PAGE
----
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A Prescription for Weight Gain?

It's not only medical conditions that can add pounds. Some medications can also cause you to gain weight, or keep you from losing it, says Ken Fujioka, MD, medical director of the Scripps Clinic Nutrition and Metabolism Research Center in San Diego.

"It's very common for medications to cause weight gain," says Fujioka, noting that approximately 25% of his patients are on medication or have an illness that is causing them to gain weight.

Among the medications that may cause weight gain in some people are:

The reasons certain medications cause weight gain can vary and are not always known, says Fujioka.

Antipsychotic drugs, for example, may increase appetite as well as lower the metabolic rate (the rate at which your body burns calories). Beta-blockers are thought to lower a person's metabolic rate by about 80 calories a day. And hormone replacement therapy increases the body's level of estrogen, a fat-storing hormone.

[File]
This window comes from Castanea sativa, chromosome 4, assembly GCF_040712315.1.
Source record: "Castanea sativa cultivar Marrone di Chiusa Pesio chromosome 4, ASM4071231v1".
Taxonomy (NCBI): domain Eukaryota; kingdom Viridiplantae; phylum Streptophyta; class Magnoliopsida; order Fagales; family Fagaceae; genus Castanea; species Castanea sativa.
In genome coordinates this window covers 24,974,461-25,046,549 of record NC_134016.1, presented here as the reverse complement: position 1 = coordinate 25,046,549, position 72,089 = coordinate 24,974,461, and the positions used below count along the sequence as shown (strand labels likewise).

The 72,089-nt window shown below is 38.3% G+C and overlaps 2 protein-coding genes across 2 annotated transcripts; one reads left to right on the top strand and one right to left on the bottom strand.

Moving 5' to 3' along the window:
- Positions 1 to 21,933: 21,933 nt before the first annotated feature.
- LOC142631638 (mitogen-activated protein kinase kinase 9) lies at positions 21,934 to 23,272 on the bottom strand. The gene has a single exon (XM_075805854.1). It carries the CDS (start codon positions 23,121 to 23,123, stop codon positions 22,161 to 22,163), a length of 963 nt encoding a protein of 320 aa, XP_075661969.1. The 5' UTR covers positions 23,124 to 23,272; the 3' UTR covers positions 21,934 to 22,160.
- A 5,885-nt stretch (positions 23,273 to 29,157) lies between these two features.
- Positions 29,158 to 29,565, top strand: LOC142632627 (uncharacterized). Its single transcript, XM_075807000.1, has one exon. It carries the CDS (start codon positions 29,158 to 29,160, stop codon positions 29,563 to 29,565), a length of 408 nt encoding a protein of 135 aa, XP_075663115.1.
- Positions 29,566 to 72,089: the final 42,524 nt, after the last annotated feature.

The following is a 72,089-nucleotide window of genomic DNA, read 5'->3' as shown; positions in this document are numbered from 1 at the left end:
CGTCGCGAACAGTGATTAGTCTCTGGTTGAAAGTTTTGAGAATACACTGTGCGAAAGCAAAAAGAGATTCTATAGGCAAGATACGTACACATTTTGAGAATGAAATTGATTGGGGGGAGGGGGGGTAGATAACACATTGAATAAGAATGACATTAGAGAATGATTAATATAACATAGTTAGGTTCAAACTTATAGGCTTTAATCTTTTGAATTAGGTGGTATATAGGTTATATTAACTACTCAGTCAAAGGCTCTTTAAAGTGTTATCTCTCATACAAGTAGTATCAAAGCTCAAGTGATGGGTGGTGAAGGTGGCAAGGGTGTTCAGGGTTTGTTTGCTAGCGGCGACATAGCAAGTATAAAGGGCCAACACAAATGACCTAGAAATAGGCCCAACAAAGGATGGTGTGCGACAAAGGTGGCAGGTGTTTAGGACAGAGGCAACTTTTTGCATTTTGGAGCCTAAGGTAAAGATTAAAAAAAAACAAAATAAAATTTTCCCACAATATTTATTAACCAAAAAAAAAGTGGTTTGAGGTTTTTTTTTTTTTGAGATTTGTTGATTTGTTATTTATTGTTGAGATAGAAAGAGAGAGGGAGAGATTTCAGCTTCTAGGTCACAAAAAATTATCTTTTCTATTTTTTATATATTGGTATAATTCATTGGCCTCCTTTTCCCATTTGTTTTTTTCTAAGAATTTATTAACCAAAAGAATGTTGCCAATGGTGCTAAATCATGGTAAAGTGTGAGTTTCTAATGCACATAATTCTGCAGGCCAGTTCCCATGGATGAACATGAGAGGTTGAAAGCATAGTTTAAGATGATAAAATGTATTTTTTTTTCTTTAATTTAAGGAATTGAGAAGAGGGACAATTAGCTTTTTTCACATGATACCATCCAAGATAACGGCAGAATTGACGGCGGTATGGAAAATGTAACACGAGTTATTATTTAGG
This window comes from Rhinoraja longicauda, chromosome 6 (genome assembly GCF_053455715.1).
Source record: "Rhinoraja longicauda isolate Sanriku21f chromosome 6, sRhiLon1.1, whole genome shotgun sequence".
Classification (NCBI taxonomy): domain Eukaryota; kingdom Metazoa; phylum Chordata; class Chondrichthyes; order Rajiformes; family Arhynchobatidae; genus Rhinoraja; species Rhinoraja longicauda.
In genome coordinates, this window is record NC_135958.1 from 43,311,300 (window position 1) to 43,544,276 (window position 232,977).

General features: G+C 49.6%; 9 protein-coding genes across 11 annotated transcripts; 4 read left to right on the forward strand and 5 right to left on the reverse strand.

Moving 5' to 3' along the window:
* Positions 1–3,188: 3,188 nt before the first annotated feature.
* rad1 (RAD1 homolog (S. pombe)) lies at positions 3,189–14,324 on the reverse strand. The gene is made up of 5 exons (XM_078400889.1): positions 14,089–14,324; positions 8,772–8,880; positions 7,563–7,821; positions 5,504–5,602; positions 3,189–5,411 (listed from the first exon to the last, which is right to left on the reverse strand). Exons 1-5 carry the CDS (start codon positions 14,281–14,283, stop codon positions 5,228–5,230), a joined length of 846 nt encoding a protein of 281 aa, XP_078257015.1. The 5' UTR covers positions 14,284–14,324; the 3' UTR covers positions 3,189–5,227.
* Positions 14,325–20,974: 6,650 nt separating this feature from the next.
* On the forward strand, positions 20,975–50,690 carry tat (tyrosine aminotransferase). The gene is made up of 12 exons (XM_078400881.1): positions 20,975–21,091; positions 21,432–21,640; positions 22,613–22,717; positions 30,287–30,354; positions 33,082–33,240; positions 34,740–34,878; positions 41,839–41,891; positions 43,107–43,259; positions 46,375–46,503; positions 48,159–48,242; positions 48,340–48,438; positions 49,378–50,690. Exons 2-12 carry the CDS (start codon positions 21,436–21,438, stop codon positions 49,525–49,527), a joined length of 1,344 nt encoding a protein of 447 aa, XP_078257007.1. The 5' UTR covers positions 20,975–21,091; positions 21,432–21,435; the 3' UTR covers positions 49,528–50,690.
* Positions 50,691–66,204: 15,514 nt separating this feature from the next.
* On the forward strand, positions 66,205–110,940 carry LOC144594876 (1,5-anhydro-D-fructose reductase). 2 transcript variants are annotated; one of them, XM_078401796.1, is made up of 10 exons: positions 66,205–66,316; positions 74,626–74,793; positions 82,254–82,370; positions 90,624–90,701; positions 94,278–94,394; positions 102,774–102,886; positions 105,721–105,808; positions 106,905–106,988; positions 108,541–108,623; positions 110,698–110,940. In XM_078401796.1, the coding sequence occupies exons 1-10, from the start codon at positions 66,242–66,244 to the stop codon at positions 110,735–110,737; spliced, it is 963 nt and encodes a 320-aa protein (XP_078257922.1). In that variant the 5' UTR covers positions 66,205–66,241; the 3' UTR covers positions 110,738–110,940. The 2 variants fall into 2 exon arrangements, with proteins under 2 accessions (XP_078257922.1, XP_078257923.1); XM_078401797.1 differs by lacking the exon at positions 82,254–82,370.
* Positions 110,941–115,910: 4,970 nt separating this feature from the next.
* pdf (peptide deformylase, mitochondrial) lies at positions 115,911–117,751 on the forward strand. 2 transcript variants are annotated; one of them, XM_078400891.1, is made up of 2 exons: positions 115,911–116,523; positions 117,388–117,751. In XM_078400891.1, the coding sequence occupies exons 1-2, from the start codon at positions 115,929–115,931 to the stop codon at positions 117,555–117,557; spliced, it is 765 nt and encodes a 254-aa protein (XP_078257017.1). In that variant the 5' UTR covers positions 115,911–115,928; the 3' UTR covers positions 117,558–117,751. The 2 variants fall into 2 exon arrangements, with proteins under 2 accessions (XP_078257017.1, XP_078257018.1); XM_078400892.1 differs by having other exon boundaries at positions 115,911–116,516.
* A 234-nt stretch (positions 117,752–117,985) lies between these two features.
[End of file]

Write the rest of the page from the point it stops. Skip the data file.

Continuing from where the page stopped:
"Weight gain is a very troublesome -- and unpredictable -- side effect of certain medications," says Arthur Frank, MD, director of the George Washington University Weight Management Program. "You can experience a substantial weight gain if you're sensitive to that particular medication."

But if you're gaining weight on one medication, your doctor may be able to help you find a similar drug that won't have the same effect. For example, an older class of antidepressants known as tricyclics may cause weight gain, while a newer class of depression medication called SSRIs (selective serotonin reuptake inhibitors) usually doesn't, says Fujioka. SSRIs include Celexa, Lexapro, Prozac, Paxil, and Zoloft.

Medications cause weight gain in both men and women, but because women gain weight more easily than men in general, and have a harder time losing it, they may notice more added pounds than men taking the same medication.

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